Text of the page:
If you search the Internet you’ll see nearly a million hits for “lawyer elevator pitches”. The elevator pitch is an introduction of who you are and what you do. It’s your chance to make a good first impression. The elevator pitch of course doesn’t happen all that much in elevators, rather it happens at all kinds of networking events including cocktail parties, trade shows, fund raising events, conferences and sometimes just walking down the street (or the skywalk in Des Moines during cold winter days).
The key to the elevator pitch is preparation. But not in the way many lawyers think. It’s not about memorizing lines that describe your practice like, “Hello, I’m Rush Nigut. I am a business lawyer. I do blah, blah, blah.” Rather it’s much more about turning the conversation into something that is helpful and meaningful to your prospective client than about you. It’s important to be flexible and conversational rather than give rigid practice descriptions that might appear on the typical law firm Web site. For example, what I say to a start up entrepreneur will be much different than to a general counsel of a publicly traded company. I’ve represented both types of clients in different capacities but I might miss out on potential work if I have just a standard elevator speech.
Plus, most solo lawyers have experience in more than one area of practice. But giving multiple areas of practice may make you sound like a jack of all trades and a master of none. The prospect may want to know that you have expertise in a particular area rather than just someone who dabbles in a particular practice area. As a result, I have found one question to be particularly successful when presented with a pitch opportunity:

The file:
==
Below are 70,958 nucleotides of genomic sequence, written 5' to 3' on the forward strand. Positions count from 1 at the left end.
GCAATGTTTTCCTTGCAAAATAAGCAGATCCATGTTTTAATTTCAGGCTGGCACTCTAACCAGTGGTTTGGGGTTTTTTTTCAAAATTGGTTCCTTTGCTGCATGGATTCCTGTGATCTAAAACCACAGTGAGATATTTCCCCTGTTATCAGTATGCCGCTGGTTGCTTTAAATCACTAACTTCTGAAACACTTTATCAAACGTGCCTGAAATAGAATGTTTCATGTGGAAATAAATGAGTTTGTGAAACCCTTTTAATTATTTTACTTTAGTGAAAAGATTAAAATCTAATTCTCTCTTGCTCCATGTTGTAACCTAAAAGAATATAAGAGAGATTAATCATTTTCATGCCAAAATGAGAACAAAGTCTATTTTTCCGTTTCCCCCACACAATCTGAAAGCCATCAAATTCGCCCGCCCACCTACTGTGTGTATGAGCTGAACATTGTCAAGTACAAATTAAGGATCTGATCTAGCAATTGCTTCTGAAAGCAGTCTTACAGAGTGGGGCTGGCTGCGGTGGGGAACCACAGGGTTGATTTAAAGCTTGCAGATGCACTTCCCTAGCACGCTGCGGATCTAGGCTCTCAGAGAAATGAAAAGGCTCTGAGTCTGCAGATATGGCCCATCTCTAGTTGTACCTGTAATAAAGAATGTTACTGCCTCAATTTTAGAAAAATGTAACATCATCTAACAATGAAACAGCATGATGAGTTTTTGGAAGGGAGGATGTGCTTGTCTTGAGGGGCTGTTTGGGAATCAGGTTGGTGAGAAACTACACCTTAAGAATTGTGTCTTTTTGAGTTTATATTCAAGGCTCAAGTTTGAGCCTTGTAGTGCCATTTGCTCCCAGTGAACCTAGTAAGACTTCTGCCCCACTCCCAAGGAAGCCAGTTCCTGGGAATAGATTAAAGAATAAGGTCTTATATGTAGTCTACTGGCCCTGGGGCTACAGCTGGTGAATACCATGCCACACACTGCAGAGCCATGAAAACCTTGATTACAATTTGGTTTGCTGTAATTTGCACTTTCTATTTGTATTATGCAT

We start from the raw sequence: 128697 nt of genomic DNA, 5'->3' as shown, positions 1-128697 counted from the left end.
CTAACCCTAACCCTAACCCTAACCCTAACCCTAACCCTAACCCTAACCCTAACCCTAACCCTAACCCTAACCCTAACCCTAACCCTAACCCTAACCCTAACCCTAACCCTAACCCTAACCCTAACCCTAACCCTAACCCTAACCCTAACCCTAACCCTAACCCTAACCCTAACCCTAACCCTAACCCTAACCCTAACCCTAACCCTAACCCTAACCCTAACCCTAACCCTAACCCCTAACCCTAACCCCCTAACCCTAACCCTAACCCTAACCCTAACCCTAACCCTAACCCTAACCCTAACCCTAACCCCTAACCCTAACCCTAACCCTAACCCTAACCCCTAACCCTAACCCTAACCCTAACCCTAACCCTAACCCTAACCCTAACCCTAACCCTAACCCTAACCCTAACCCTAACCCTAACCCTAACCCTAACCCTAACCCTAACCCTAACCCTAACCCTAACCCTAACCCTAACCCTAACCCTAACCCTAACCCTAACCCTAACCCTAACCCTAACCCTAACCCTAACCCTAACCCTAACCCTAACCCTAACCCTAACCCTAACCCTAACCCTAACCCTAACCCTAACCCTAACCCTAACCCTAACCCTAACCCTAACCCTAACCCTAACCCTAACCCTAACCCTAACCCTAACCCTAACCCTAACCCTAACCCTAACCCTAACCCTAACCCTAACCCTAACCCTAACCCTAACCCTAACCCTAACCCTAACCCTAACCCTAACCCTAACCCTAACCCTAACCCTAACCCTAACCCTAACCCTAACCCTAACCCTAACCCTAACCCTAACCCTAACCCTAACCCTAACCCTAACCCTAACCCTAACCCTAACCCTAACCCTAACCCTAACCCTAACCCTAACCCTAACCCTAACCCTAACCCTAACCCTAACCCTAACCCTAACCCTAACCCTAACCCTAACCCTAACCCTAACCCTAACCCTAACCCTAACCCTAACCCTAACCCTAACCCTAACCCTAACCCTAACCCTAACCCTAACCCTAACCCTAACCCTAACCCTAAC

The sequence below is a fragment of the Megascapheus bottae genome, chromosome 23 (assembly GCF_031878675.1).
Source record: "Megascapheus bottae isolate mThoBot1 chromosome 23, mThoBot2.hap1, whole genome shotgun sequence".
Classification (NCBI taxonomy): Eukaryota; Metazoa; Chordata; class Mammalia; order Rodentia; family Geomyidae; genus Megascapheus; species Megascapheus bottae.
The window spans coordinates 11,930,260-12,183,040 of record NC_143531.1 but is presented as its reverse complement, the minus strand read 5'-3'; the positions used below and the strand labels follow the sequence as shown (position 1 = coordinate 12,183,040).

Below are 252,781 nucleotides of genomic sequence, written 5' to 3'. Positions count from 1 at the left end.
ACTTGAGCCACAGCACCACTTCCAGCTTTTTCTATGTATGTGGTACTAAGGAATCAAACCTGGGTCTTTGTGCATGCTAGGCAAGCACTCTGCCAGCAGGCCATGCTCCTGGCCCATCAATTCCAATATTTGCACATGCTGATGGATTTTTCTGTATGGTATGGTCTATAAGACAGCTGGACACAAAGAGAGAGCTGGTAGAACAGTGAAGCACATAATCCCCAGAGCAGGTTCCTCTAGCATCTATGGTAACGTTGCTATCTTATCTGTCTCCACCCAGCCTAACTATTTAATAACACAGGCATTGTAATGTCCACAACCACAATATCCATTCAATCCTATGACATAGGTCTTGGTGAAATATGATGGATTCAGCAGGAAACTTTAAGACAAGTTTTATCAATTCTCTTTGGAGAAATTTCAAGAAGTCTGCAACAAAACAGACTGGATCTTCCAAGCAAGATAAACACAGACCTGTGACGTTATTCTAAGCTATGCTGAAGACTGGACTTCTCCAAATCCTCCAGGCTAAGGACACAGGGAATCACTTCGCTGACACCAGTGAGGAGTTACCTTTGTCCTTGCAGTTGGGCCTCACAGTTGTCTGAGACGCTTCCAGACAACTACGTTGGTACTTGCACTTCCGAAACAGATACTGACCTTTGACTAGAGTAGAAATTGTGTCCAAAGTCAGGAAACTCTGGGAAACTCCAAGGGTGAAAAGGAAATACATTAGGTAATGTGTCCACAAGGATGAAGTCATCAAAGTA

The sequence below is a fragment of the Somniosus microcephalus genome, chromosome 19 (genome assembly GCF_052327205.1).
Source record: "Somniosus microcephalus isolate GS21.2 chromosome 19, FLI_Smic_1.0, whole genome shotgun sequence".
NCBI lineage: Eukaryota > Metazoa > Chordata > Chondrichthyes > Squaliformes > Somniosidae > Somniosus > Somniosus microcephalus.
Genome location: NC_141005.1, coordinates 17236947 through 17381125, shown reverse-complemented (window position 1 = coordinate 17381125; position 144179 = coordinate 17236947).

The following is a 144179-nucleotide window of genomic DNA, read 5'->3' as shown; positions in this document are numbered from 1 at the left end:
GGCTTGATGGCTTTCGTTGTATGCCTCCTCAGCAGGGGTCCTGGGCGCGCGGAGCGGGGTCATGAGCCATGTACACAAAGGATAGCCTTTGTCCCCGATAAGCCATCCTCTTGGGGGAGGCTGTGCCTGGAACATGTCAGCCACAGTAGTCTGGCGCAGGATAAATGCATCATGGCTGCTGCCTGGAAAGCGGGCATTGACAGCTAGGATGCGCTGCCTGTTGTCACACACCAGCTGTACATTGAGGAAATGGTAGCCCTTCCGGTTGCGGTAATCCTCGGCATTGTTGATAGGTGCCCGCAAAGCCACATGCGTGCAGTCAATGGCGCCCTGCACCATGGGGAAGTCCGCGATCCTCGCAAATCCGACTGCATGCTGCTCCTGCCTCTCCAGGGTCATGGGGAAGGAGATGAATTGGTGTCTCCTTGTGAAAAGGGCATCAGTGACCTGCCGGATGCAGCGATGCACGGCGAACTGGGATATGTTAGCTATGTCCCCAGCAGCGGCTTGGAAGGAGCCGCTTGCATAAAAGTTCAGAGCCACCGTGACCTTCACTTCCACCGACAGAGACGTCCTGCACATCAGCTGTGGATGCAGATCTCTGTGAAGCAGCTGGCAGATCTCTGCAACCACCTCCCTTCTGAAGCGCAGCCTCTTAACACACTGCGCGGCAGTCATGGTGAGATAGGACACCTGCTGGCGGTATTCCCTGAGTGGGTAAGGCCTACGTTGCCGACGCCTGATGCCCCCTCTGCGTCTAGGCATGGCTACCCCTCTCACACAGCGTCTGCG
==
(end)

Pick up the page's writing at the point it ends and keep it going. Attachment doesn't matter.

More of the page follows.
“What kind of lawyer do you need?”
This simple question does wonders. First, it allows the prospect to open up and tell you about their issues and needs. Second, it allows you the opportunity to respond in a way that shows the prospect that you have expertise that will help them. Alternatively, if you can’t help the prospect you may be able to refer them to someone who can. In my experience getting someone to the right lawyer can pay big dividends down the road. Networking as a lawyer is a marathon, not a sprint. And you’ve got to be careful not to oversell your services.
As any good networker will tell you, it’s about being interested, rather than interesting. Learn how you can serve others to help them succeed and you’ll see your elevator reach the roof.
- Perfecting Your Elevator Pitch (ABA Law Practice Management)
- Elevating the Elevator Pitch (Lawyerist)
All opinions, advice, and experiences of guest bloggers/columnists are those of the author and do not necessarily reflect the opinions, practices or experiences of Solo Practice University®.